Alex Rosenberg writes on Free Markets and the Myth of Earned Inequalities.
What should we think of this essay? Philosophers of science, as I understand it, tend, these days, to take the consensus viewpoint in the sciences they examine as a given. They do not, in their professional role, advocate some overarching, context-free, scientific rationality and attempt to dictate to each specific science. Rather, they are engaged in trying to understand how scholars reason in specific disciplines. Furthermore, if one wants to be effective in practical policy advice, one might want, as a rhetorical strategy, to show how your policy conclusions follow from consensus views, no matter how mucked up that consensus may be. So I can understand how, sometimes, Rosenberg might be inclined to take neoclassical economics as given.
Furthermore, I accept some of the points of this essay. I can see how one might describe increased inequality in income distribution as part of a process of cumulative causation. Winners in competitive markets will tend to use their gains as a source of political power. And with that power, they will try to rewrite the rules of the game to gain even more. So competitive markets will lead, endogenously, to non-competitive markets. Is Rosenberg influenced by Dean Baker or Chris Hayes here?
In what sense do people born with better endowments deserve more because they earn more with those endowments? I think Rosenberg is correct to raise this question. (In agreement with Adam Smith, I question whether inborn talents have much to do with the distribution of income.)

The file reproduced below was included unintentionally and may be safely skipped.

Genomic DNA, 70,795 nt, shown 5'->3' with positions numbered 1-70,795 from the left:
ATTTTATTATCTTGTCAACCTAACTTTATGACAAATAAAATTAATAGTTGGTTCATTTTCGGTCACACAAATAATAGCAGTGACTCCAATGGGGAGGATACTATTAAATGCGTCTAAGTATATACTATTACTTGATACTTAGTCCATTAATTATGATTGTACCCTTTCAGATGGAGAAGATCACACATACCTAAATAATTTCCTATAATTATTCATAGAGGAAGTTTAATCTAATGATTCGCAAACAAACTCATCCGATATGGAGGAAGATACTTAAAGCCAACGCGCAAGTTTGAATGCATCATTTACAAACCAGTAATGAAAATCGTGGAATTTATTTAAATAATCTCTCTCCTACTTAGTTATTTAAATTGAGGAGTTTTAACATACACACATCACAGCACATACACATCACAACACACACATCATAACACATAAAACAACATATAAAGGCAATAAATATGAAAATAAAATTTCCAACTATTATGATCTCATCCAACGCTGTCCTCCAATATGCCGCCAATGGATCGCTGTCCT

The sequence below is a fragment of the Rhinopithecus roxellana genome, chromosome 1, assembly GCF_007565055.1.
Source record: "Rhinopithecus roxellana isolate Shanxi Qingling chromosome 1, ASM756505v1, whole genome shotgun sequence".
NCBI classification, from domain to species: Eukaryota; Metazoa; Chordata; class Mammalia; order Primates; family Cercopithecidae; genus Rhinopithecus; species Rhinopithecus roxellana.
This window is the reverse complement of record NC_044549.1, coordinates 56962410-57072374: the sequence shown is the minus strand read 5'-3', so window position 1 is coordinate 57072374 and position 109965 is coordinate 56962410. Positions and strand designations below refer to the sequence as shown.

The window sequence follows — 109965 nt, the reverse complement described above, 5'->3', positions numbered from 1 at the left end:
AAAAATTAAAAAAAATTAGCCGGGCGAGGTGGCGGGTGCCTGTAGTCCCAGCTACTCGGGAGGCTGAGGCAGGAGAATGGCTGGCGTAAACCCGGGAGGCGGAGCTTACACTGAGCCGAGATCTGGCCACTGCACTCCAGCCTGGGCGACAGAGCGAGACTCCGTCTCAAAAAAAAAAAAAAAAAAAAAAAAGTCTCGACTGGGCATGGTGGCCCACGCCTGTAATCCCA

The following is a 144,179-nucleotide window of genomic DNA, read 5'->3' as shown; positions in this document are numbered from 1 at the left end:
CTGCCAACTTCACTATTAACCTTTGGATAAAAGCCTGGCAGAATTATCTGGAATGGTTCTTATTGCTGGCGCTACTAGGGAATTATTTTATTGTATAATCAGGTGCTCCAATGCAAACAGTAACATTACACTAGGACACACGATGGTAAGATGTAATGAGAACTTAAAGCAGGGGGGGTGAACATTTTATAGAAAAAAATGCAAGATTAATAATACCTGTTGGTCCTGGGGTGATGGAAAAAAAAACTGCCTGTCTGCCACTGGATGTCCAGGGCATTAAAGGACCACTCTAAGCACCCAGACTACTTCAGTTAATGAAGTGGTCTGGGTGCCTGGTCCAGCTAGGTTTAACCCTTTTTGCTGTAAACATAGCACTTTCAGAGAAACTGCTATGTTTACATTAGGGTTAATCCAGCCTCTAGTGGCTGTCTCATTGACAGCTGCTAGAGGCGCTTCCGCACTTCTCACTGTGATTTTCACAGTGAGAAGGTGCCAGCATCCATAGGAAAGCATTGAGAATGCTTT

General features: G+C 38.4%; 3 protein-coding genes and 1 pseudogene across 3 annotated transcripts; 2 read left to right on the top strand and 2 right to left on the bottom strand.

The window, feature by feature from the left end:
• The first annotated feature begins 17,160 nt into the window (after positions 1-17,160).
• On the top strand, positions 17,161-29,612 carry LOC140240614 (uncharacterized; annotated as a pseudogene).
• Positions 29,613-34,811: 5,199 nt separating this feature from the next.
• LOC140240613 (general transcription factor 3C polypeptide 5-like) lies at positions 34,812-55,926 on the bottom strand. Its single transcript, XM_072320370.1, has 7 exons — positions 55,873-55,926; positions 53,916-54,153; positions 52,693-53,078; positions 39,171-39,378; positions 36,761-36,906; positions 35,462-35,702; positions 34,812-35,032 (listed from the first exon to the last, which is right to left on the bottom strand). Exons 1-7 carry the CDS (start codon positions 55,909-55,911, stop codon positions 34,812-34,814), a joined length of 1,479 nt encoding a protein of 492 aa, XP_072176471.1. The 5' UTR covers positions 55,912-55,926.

I also agree with the general conclusion that government is violating no ethical norm when it institutes redistributive taxation. I would argue for the current need for such policy in the United States on the basis of the lack of sustainability of trends for the last third of a century.
But I think the following observations undermine much of the economics that Rosenberg draws on in his essay: Arrow and Debreu's proof of the Pareto efficiency of a static "competitive" General Equilibrium does not have much to do with the magnificent dynamics that Adam Smith and the classical economists were arguing about. Furthermore, price-taking in General Equilibrium Theory is a model of central planning (by the so-called auctioneer), not of competition. In actually existing capitalist economies, prices are formed in a range of institutions. Even when price-taking occurs, that occurrence depends on existence of certain algorithms for matching bids and offers, say, on the Chicago Mercantile Exchange. Marginal productivity, correctly understood, is not a theory of distribution; it is a theory of the choice of technique. Thus, marginal productivity cannot be correctly cited in an argument that, under competitive capitalism, agents earn what they get. Does Rosenberg know about reswitching examples, in which the same relative quantity flows in production are compatible with vastly different (functional) distributions of income? Besides, as Joan Robinson asked, in what sense is the ownership of capital productive?